I must confess I had a soft spot for this distillery long before I began really appreciating the liquid gold. We went to Fort William a few times as kids on family holidays and I’ve had the pleasure of seeing the breath-taking views from the summit of Ben Nevis (the tallest mountain in the British Isles, if you didn’t know) on more than one occasion. I’ve walked past the distillery and remember thinking it looked intriguing but didn’t enter. I’ve camped with mates and ex-girlfriends (not together, mind) in the glen and have to say that it is a part of the world where the mood and beauty has a little place in my heart and soul. Well, that’s all very romantic, and perhaps rather nausea inducing, so let’s get on to what we’ve all come here for, the whisky.
Needs just a drop or two of water to get this one singing for me and take out the worst of the rougher edges - it's fine neat though and perhaps more enjoyable depending on my mood. Bottle’s been open about two weeks and is just past the neck.
Nose – Immediate impression of old, well-integrated sherry, mild salt and a hint of peat. It has a gingery bite, is mildly leathery, heavily malty, oily and yeasty (not a note I get a lot - ale like, even). Seems quite young but with elements of older maturation in there. Some fruity citrus notes too. It fills the room with a heady malt presence similar to how Ardbeg floods it with peat. Punchy and bold - ‘proper whisky’.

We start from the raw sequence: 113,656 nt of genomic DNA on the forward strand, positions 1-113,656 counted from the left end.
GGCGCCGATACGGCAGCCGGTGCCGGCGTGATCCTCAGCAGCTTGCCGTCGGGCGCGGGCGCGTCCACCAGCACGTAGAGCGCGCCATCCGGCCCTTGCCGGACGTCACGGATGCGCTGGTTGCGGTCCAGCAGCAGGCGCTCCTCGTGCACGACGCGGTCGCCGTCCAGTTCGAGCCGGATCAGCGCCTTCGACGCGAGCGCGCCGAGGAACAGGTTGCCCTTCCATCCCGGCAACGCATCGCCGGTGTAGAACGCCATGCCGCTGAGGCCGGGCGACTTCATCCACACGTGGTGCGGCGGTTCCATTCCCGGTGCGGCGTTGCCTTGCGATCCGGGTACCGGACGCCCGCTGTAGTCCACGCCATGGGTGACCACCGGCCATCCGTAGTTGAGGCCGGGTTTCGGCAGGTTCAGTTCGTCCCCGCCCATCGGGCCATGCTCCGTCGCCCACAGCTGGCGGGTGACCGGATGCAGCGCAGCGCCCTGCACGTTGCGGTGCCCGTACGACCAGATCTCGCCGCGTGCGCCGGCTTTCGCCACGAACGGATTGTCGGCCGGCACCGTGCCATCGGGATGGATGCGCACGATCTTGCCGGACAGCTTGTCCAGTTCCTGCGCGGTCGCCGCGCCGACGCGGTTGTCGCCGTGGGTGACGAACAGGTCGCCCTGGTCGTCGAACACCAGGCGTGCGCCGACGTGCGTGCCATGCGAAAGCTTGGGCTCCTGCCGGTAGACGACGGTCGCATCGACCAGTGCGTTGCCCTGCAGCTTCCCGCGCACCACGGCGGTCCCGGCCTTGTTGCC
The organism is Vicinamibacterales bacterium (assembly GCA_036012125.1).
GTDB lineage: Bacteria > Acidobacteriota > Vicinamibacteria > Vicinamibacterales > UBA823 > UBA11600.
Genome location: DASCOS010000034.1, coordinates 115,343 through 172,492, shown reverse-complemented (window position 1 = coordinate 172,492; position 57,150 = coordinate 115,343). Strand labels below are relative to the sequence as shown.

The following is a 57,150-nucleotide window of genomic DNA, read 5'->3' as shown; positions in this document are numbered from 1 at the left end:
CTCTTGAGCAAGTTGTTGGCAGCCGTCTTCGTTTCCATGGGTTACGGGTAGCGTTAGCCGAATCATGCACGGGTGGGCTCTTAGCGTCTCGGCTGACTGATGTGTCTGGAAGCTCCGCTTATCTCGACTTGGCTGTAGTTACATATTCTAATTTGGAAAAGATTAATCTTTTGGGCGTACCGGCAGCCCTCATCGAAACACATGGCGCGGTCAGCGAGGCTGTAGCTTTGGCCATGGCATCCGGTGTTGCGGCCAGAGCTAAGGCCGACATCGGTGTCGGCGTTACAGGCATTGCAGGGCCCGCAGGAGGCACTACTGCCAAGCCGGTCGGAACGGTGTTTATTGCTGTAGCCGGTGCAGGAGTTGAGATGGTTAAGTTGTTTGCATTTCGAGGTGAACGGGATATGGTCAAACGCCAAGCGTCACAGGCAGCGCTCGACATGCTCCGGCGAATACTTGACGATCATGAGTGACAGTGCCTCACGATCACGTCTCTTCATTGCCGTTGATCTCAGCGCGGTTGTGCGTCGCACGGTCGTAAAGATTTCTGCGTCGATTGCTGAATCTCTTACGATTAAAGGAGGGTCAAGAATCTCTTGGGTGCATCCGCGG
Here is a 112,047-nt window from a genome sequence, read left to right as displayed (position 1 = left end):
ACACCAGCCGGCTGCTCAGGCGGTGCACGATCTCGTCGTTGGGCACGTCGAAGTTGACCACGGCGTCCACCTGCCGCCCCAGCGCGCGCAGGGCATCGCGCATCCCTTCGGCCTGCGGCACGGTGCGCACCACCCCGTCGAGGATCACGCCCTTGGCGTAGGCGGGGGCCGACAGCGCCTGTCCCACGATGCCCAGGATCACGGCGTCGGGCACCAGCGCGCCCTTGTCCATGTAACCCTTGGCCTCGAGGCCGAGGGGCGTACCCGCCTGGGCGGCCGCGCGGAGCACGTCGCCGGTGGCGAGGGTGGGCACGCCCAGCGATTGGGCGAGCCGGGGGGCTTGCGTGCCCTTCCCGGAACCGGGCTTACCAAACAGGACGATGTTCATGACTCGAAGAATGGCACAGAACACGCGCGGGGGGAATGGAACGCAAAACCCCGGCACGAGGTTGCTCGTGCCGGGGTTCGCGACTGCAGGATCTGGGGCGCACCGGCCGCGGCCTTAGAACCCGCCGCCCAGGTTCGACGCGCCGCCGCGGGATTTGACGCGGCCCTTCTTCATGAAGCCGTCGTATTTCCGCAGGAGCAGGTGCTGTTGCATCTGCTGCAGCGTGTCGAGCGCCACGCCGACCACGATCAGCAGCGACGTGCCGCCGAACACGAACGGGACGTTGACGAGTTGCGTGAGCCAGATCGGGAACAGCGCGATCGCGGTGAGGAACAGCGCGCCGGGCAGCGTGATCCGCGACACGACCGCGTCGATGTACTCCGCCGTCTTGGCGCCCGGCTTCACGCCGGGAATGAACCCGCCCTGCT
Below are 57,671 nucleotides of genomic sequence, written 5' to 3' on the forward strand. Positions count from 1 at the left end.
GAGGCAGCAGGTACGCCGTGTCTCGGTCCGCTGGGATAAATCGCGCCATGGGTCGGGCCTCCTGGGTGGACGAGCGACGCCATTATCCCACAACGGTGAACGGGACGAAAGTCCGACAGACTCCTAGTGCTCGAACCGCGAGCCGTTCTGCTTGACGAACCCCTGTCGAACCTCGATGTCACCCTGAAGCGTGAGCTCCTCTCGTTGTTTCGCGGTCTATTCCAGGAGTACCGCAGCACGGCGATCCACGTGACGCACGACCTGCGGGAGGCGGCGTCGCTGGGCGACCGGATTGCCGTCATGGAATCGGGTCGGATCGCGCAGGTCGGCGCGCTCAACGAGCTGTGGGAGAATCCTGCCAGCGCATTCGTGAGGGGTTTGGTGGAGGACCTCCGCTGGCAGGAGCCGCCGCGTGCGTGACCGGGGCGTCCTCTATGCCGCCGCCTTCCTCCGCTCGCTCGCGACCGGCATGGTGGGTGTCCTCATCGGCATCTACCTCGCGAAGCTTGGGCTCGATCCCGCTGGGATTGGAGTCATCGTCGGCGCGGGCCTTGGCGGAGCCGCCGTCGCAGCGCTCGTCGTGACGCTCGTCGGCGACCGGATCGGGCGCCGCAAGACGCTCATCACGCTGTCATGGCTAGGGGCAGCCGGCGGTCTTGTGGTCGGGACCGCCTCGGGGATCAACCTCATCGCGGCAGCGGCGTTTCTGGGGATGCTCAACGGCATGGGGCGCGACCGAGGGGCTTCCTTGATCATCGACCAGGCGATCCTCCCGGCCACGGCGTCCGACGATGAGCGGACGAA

Taste – Toffee and sherry (old – 2nd or 3rd fill perhaps? Certainly not 1st fill), heavy lemony malt. Nutty with some herbal touches and a slightly industrial note (as in metallic), some wood char, old oak but not overly bitter, with the oiliness coming through on the palette. Quite dry as it develops. Good stuff and moreish
Finish – Quite long, spicy (ginger and pepper mainly) and that slightly salty, peaty tang.
Big, bold ‘old skool’ sherried whisky that isn’t graceful or refined but it works so well, and seems to offer something that distilleries like Benromach and Springbank do – a kind of uniquely ‘old-time’ feel which I really dig. It feels like the kind of whisky my Granddad would have enjoyed drinking - it's the Wild Turkey 101 of the Scotch world, if you will. The finish is especially big and reminds of that Talisker peppery thing. I like this a lot and it makes me want to save a bit of cash to get an older bottling for my 40th next year. In Ben Nevis I think I’ve found a distillery that really scratches my whisky itch!
@OdysseusUnbound - I don't think I'm particularly sensitive to sulphur but there's definitely no 'bad eggs' coming off of this. Maybe a hint of old match box perhaps?
An Old skool, proper whisky indeed. The single malt equivalent of a really good old time blend. Nice review, thanks.